I love that we’re headed for educated, thoughtful drinking out of Mason jars. But I also love that you spent $90 on a single Zalto glass. If you’ve found pleasure in it, then it was worth it. I love that all your glassware was dirty, so you just drank from the bottle. I love that all your glassware was clean, but you drank from the bottle anyways. 

But most of all, I love that you had your wine atlas open as you drank. I love that you did a bottle share with your work friends and you talked about what you were smelling, tasting, experiencing. I love that you didn’t care about using the “right” wine lingo (is there such a thing?) because you were too invested in experiencing the wine on your own terms. I love that someone brought Heggie’s pizza, someone else brought pork rillettes, and you brought a bag of Doritos to dip in Raclette fondue. I love all of that. 

Wine education is not supposed to be a tool to wield power over others. Just like we do with so much of Nature, humans have squeezed this simple agricultural product into a mysterious, intimidating, intangible thing meant only for certain classes of society. But in the meantime, we also stumbled unwittingly into art, cultural intricacies, history, lore and legends, geological fascinations, and all the complexities Nature lays out for us to discover. 

If the pendulum is swinging, I’m hopeful that it’s pioneering a new direction. This “enlightened drinking for the masses” trend is fascinating, joyful, and so powerfully rewarding. Fill up that red Solo cup, grab your Chex Mix, and crack that nerdy reference book open. Drink with joyful curiosity, and don’t let anybody tell you you’re doing it wrong. 

If you’ve made it this far down the enlightened drinking path, here’s your reward: keep an eye out for exciting things happening in June. If you’ve been to France 44 in the last month or so, you’ll know that we’ve got major construction happening as we build our new Event Space. But in the meantime, we’re bringing our public classes and events out into the world! Subscribe to our Dojour page and you’ll be the first to know what’s on the horizon.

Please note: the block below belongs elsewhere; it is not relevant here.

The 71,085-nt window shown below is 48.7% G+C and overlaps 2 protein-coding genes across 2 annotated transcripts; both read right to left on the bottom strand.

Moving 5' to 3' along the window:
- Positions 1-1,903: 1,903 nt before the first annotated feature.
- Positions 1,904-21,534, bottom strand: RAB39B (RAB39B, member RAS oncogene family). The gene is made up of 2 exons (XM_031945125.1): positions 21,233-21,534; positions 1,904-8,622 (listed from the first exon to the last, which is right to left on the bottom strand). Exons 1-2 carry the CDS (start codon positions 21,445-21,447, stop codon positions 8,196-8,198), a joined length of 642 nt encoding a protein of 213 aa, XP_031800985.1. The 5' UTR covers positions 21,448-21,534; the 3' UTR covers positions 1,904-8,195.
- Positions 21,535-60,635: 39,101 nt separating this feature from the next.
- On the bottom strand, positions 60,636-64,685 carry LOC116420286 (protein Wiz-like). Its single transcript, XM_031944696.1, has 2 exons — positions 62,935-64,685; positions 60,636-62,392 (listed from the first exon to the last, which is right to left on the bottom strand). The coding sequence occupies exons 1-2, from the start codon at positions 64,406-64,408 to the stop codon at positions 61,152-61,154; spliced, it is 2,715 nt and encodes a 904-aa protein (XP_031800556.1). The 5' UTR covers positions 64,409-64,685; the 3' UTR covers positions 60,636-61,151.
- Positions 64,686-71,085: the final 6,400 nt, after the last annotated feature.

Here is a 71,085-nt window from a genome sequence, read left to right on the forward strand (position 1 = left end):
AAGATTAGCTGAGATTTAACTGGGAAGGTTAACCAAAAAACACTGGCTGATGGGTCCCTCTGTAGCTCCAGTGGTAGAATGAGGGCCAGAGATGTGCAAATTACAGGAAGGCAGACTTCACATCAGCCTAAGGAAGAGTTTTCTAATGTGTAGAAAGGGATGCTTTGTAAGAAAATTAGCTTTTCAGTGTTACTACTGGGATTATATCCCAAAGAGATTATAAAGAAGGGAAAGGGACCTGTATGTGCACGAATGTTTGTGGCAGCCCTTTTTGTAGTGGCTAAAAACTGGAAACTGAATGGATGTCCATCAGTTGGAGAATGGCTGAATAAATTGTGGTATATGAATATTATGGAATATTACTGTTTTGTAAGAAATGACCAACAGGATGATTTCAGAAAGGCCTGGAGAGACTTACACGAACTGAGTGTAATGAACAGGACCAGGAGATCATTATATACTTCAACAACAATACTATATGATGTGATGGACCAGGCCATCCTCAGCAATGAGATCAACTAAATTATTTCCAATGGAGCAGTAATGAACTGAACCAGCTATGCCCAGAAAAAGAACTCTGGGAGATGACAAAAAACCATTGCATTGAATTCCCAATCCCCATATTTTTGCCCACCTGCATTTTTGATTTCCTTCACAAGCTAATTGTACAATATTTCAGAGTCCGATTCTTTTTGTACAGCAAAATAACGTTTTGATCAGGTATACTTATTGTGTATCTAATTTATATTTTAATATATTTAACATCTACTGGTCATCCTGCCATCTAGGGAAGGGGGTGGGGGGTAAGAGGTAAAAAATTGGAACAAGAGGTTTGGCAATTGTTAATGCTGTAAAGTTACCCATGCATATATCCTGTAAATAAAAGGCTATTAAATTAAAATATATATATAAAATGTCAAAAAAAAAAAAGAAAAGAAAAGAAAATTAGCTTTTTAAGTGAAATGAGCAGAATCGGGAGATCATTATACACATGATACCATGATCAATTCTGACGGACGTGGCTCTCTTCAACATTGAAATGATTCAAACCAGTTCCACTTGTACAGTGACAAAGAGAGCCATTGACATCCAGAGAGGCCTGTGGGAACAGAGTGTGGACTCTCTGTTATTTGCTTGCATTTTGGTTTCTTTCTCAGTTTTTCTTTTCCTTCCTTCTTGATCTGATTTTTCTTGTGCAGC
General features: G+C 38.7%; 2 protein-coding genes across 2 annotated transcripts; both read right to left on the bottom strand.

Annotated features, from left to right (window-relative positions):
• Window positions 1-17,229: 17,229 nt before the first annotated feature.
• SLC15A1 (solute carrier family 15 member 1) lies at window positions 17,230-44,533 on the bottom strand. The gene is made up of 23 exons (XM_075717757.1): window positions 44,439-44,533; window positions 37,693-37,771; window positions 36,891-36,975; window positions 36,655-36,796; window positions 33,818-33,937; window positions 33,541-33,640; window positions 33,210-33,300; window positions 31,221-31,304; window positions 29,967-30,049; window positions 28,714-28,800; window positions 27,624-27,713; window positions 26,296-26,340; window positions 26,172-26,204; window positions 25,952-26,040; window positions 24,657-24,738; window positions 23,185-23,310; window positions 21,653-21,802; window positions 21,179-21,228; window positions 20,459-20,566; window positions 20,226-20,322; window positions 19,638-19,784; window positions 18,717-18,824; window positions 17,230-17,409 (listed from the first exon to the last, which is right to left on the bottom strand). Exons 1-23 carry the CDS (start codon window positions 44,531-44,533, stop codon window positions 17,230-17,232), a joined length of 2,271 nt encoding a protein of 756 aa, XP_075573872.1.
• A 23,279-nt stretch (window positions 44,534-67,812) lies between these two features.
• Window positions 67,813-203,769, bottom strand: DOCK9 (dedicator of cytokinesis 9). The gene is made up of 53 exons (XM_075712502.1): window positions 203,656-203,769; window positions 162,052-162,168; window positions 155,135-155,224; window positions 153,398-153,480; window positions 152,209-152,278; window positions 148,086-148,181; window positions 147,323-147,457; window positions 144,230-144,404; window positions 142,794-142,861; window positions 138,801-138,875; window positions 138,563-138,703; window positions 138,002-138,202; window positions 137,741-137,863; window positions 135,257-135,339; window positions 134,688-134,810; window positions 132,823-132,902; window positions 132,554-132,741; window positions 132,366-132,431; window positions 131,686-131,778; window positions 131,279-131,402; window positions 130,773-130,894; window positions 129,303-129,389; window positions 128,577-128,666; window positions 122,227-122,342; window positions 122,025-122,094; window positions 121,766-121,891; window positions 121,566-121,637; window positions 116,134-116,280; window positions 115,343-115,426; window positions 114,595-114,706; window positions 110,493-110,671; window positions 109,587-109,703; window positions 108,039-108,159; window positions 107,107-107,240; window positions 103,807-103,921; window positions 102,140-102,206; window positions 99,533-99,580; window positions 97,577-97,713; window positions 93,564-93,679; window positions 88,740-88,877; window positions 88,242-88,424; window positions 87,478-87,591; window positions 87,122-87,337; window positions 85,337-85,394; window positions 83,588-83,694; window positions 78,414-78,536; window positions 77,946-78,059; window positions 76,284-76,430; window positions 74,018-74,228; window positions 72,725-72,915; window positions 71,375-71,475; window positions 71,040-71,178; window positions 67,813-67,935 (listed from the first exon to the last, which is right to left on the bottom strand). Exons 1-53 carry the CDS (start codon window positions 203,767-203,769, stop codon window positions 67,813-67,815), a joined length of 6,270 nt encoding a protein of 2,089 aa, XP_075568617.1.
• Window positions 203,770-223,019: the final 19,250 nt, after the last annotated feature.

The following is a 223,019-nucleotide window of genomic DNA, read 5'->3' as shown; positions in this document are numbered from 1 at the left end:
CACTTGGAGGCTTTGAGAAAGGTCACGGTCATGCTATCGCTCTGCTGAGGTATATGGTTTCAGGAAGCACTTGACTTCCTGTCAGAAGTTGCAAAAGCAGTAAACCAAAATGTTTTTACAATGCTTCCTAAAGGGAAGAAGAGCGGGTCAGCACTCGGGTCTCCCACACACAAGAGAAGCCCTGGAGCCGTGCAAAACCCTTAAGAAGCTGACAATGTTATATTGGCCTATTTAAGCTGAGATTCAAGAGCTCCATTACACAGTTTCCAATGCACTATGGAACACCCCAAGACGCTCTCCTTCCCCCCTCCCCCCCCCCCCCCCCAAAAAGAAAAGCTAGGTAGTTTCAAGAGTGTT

And don’t forget the cheese. If the wine world thinks it’s hot stuff with all their certifications and pins, it could maybe learn a thing or two from the cheese world. Cheese pros are fanatic. Instead of competing for the most pieces of paper or most letters behind their names, cheese pros are all about relationships and connections (and delightfully bizarre competitions). It’s pretty amazing that we’re able to offer experiences at France 44 like deep-dive classes into funky washed rind cheeses, artisan English cheddars, or meet people like Andy Hatch of Pleasant Ridge or David Lockwood of Neal’s Yard Dairy, right here in Minneapolis. 

The 10th Annual DZTE Cheese Tasting & Silent Auction will be held Sunday, May 10 from 6-8pm.

The Daphne Zepos Teaching Endowment is an incredible non-profit we’re throwing a fundraiser for in a couple weeks. Daphne passed away in 2012, but she was nothing short of a zealot who spread the gospel of cheese everywhere she went, creating thousands of passionate cheese disciples throughout her many years of teaching and selling cheese. Our own France 44 Cheese Shop probably would not exist without her influence, and it’s because of her legacy that the DZTE sets up cheese professionals with once-in-a-lifetime opportunities to travel, learn, study, and bring back knowledge to share with the rest of the cheese-crazy world.